I have ot tell you - I wimped out when it come time to buy a gortex dry suit. Or I regained my sanity depending on how you look at it. I woke up at 3 am in a cold sweat thinking how much I don't want to stop kayaking at the end of October vs. shelling out $975 for a dry suit. I tossed and turned considering a a dry suit vs. new winter boots and a air fare to the tropics for New Year's Eve. I also knew that Robert was not going to spend that on a dry suit and I might be alone on my winter paddling jaunts. Finally, I fell asleep again.
At breakfast Robert suggested I check one more time for dry suit alternatives. I envisioned web sites with instructions on skinning a seal and sewing up a traditional eskimo outfit. Or a crafty solution involving wrapping your body with Saran wrap and duct tape. Instead I found rave reviews for the Supernova semi-dry suit also made by Kokatat. The reviews were on two informative paddling sites topkayker.net and paddling.net .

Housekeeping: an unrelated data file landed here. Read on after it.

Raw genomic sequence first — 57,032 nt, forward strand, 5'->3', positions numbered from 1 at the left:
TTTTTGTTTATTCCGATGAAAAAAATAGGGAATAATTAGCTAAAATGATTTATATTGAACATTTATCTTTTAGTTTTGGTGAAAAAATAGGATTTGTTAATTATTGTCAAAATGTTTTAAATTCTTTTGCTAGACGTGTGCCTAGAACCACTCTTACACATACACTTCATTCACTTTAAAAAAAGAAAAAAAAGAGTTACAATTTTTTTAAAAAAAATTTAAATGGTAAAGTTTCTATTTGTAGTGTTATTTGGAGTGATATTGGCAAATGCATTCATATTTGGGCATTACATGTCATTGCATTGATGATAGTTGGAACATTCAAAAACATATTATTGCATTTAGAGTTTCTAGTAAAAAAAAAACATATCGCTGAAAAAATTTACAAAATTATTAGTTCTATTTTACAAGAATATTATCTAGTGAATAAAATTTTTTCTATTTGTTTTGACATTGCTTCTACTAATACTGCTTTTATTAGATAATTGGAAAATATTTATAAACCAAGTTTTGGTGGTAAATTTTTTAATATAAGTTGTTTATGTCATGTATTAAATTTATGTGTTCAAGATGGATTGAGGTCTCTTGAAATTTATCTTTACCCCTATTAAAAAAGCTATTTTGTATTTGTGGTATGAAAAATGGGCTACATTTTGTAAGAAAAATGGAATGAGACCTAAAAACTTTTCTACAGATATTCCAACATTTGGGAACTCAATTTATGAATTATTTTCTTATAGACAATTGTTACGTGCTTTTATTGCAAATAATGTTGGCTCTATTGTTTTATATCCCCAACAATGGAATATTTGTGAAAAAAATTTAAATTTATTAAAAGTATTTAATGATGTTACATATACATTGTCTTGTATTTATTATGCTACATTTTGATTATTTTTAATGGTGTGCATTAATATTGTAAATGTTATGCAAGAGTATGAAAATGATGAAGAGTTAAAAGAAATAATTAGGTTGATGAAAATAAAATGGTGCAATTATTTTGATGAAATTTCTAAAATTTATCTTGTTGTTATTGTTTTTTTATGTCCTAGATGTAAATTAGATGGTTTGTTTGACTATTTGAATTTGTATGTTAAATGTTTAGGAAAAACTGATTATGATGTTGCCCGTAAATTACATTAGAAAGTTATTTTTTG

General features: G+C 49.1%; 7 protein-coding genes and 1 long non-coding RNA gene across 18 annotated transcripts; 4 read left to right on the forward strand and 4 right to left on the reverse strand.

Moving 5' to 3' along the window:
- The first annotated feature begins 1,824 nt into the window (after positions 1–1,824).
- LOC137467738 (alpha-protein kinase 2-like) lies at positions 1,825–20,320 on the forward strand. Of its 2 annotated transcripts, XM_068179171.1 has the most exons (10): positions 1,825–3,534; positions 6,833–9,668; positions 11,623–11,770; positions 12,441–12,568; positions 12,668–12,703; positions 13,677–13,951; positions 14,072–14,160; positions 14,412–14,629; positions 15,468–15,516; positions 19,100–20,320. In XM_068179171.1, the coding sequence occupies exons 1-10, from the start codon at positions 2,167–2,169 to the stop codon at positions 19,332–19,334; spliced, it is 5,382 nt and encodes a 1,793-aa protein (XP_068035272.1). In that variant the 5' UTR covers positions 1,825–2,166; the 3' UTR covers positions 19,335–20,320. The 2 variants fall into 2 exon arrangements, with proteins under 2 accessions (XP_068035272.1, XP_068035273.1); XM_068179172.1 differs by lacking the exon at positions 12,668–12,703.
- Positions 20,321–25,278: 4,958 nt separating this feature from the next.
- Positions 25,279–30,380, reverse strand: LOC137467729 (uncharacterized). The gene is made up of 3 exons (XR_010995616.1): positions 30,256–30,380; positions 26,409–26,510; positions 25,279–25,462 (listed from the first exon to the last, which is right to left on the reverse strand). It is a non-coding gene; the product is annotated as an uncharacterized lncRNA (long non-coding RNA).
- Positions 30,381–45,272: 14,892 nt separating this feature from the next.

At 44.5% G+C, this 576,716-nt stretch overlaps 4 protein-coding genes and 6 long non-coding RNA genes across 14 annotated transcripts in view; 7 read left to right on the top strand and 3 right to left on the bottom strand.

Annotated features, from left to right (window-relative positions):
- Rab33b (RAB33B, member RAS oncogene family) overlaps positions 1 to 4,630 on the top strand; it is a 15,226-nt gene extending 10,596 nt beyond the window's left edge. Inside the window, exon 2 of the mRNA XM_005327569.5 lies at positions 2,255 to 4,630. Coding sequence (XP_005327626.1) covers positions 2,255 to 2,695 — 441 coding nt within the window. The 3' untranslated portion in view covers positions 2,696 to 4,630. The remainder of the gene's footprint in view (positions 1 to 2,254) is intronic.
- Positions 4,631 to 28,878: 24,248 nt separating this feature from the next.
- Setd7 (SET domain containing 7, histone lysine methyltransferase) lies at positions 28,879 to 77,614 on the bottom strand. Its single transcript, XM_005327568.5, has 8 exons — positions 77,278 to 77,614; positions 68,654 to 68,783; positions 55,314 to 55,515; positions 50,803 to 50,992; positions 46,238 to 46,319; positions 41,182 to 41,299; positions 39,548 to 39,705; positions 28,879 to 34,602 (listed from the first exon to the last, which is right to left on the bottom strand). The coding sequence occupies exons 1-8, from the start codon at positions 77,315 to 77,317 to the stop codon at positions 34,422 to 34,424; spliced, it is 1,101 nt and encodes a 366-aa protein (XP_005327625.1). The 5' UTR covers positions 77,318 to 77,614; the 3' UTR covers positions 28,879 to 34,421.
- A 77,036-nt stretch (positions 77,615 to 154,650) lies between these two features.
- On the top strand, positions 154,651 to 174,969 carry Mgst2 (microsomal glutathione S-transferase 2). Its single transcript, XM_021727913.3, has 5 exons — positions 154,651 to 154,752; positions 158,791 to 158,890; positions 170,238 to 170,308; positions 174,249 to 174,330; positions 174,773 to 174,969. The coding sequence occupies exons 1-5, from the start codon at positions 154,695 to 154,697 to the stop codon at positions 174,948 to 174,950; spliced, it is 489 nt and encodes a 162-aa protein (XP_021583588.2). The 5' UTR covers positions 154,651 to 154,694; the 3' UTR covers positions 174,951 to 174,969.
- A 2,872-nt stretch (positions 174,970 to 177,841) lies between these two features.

Basically, if you don't plan on paddling whitewater, across the arctic or during a tsunami, at $465, the Supernova is a great alternative. The only drawback is the waterproof material only lasts about 2 years instead of the 10 plus years a gortex dry suit is guaranteed to last. But, after two years of winter paddling I will know for certain of I go out often enough in cold temps to invest $975.
I bought mine at New York Kayak, where the proprietor, Randy, patiently let me try different sizes on and even sit in a kayak wearing a suit with a woman;s drop seat. It was surprisingly comfortable. I do recommend trying it on. Even at $465, it's too much to spend on an ill fitting suit.
And best of all, since I found a less expensive solution, Robert is also planning on purchasing one. I foresee many trips this winter.